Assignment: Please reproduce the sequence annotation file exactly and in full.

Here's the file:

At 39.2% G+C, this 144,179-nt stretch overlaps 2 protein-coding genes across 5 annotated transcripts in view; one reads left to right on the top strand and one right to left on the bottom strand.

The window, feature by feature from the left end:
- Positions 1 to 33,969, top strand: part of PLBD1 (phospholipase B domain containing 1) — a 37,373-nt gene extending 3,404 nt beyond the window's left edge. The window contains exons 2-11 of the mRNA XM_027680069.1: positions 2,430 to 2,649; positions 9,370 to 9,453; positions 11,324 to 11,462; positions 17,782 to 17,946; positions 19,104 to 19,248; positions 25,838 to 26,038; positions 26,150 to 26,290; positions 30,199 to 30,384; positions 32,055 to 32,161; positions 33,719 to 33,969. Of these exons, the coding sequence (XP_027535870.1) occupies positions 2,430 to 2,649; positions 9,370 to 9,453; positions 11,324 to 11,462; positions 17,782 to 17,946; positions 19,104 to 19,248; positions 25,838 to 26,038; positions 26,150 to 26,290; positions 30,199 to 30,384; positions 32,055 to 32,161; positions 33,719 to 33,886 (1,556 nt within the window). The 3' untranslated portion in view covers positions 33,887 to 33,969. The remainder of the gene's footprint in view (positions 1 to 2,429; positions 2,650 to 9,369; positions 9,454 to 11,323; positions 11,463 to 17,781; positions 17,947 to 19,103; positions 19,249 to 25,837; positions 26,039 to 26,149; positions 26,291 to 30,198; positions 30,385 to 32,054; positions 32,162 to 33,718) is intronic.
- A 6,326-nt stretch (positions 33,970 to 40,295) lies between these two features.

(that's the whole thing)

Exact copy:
At 39.2% G+C, this 144,179-nt stretch overlaps 2 protein-coding genes across 5 annotated transcripts in view; one reads left to right on the top strand and one right to left on the bottom strand.

The window, feature by feature from the left end:
- Positions 1 to 33,969, top strand: part of PLBD1 (phospholipase B domain containing 1) — a 37,373-nt gene extending 3,404 nt beyond the window's left edge. The window contains exons 2-11 of the mRNA XM_027680069.1: positions 2,430 to 2,649; positions 9,370 to 9,453; positions 11,324 to 11,462; positions 17,782 to 17,946; positions 19,104 to 19,248; positions 25,838 to 26,038; positions 26,150 to 26,290; positions 30,199 to 30,384; positions 32,055 to 32,161; positions 33,719 to 33,969. Of these exons, the coding sequence (XP_027535870.1) occupies positions 2,430 to 2,649; positions 9,370 to 9,453; positions 11,324 to 11,462; positions 17,782 to 17,946; positions 19,104 to 19,248; positions 25,838 to 26,038; positions 26,150 to 26,290; positions 30,199 to 30,384; positions 32,055 to 32,161; positions 33,719 to 33,886 (1,556 nt within the window). The 3' untranslated portion in view covers positions 33,887 to 33,969. The remainder of the gene's footprint in view (positions 1 to 2,429; positions 2,650 to 9,369; positions 9,454 to 11,323; positions 11,463 to 17,781; positions 17,947 to 19,103; positions 19,249 to 25,837; positions 26,039 to 26,149; positions 26,291 to 30,198; positions 30,385 to 32,054; positions 32,162 to 33,718) is intronic.
- A 6,326-nt stretch (positions 33,970 to 40,295) lies between these two features.